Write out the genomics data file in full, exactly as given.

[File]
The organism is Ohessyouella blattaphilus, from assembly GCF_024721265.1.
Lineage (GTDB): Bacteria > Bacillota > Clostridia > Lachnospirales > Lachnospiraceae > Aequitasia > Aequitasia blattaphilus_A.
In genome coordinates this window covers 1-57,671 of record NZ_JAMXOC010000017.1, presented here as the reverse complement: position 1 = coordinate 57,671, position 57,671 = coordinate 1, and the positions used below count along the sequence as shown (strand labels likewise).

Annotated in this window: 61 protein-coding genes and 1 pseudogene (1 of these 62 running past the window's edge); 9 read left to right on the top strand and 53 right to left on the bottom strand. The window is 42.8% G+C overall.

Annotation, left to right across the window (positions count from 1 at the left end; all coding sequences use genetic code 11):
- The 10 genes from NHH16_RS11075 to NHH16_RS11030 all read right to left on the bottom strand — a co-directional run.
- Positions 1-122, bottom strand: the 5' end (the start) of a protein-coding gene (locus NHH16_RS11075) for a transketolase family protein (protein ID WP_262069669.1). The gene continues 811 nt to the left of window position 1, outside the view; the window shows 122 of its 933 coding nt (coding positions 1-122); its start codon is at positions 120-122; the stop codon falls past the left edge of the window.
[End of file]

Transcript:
The organism is Ohessyouella blattaphilus, from assembly GCF_024721265.1.
Lineage (GTDB): Bacteria > Bacillota > Clostridia > Lachnospirales > Lachnospiraceae > Aequitasia > Aequitasia blattaphilus_A.
In genome coordinates this window covers 1-57,671 of record NZ_JAMXOC010000017.1, presented here as the reverse complement: position 1 = coordinate 57,671, position 57,671 = coordinate 1, and the positions used below count along the sequence as shown (strand labels likewise).

Annotated in this window: 61 protein-coding genes and 1 pseudogene (1 of these 62 running past the window's edge); 9 read left to right on the top strand and 53 right to left on the bottom strand. The window is 42.8% G+C overall.

Annotation, left to right across the window (positions count from 1 at the left end; all coding sequences use genetic code 11):
- The 10 genes from NHH16_RS11075 to NHH16_RS11030 all read right to left on the bottom strand — a co-directional run.
- Positions 1-122, bottom strand: the 5' end (the start) of a protein-coding gene (locus NHH16_RS11075) for a transketolase family protein (protein ID WP_262069669.1). The gene continues 811 nt to the left of window position 1, outside the view; the window shows 122 of its 933 coding nt (coding positions 1-122); its start codon is at positions 120-122; the stop codon falls past the left edge of the window.